Hirschsprung’s disease


Hirschsprung’s disease is a condition that primarily affects children and is characterized by the absence of ganglion cells, which regulate bowel movements in the large intestine. Without these nerve cells to stimulate the muscles in the gut, the contents of the intestine can accumulate, leading to blockages that may cause serious harm.

The muscles in the walls of the large intestine are activated by nerve cells to facilitate the proper movement of stool towards the anus. In the absence of these nerve cells, the muscles cannot be stimulated, causing the bowel to stop functioning properly and leading to a lack of movement.

The two types of Hirschsprung’s disease are:

  • Short-segment: The condition is prevalent in 80% of patients, with a higher incidence in males. The most common type of this condition is characterized by the absence of nerve cell development in the final segment of the large intestine.
  • Long-segment: Both men and women are affected equally by this type. It happens when the big intestine lacks nerve cells.

Treatment for Hirschsprung’s disease involves surgically bypassing or removing the affected portion of the colon. After undergoing surgery, the majority of children with this condition gain weight, develop normally, and thrive. Hirschsprung’s disease is typically present at birth, but if the illness is moderate, it may not be discovered until later in infancy. It is rare for Hirschsprung’s disease to be diagnosed in adults.


Hirschsprung’s disease can have varying degrees of severity, which affects its signs and symptoms. While these indications typically manifest soon after birth, it is not always the case. One of the most noticeable signs is when a newborn fails to have a bowel movement within the first 48 hours after delivery. While other signs and symptoms may include:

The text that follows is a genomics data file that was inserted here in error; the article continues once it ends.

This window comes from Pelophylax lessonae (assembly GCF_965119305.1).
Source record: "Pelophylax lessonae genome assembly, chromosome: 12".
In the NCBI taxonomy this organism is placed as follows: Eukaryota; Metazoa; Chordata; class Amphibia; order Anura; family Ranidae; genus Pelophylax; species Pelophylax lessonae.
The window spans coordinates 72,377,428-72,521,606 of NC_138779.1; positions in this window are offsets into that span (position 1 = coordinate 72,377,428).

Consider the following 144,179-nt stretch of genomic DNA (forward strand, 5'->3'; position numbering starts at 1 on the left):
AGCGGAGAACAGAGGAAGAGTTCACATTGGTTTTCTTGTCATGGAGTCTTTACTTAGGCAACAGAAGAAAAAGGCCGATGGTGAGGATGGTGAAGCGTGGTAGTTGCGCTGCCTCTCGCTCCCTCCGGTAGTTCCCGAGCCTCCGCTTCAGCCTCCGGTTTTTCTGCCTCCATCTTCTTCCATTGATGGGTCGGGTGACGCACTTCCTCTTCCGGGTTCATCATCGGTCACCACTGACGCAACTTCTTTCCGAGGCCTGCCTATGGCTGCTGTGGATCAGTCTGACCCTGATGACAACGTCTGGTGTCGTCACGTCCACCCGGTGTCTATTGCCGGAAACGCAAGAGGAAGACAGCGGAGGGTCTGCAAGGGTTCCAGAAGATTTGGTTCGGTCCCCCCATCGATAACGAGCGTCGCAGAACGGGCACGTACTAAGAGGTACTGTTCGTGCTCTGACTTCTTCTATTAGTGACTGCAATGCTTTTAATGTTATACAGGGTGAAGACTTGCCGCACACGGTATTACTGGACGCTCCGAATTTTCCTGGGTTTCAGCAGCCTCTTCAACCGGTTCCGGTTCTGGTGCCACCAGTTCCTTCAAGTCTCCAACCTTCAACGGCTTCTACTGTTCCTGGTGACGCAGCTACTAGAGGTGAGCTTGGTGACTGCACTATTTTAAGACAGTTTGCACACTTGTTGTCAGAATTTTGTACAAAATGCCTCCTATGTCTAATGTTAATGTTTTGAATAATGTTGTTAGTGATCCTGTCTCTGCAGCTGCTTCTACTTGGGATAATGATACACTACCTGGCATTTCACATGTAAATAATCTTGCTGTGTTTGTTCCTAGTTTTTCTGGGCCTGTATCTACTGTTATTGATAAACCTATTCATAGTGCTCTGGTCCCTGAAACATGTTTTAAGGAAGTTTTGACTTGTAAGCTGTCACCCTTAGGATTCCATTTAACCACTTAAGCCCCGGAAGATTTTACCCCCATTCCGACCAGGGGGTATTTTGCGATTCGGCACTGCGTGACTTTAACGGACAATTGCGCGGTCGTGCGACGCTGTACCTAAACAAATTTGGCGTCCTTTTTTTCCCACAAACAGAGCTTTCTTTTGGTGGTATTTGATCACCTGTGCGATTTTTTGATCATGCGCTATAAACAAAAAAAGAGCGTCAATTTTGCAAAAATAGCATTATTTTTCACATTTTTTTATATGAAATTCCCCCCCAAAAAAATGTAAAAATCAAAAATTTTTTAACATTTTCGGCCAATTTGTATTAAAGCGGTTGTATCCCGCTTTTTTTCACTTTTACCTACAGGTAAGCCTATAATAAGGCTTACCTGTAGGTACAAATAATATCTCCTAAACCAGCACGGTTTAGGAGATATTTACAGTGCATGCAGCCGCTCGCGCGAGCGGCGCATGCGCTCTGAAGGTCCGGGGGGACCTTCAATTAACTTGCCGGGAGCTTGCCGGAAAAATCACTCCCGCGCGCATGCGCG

• Abdominal pain, or abdominal swelling
  • Brown or greenish vomit
  • Constipation or passing of gas
  • Diarrhea that could be bloody
  • Lack of appetite
  • Slow development or growth
  • Poor weight gain
  • Fatigue
  • Fever

It is recommended to seek medical attention if the child experience any signs and symptoms, particularly blood diarrhea, vomit, fever, chills, rectal bleeding, or severe constipation.


The exact cause of Hirschsprung’s disease is unknown, but it may occasionally be linked to a genetic mutation and can run in families. A child of a parent with Hirschsprung’s disease is more likely to be affected, and siblings are also at a higher risk if one child in the family has the illness. During fetal development, nerve cells usually develop from the top of the small intestine to the large intestine and then to the anus. However, in children with Hirschsprung’s disease, the nerve cells stop developing in the large intestine before reaching the anus. The nerves in the colon are responsible for managing muscle contractions required to pass food through the bowels. In the absence of these contractions, stool remains in the large intestine.

Risk factors

Hirschsprung’s disease risk factors include the following:

  • Family: Inheritance plays a role in Hirschsprung’s disease, and if one child in a family has the condition, there is a risk that future biological siblings may also be affected.
  • Gender: The number of cases of Hirschsprung’s disease is higher in men.
  • Genetic disorders: Hirschsprung’s disease is connected to some genetic disorders like Down syndrome and other birth defects including congenital heart disease.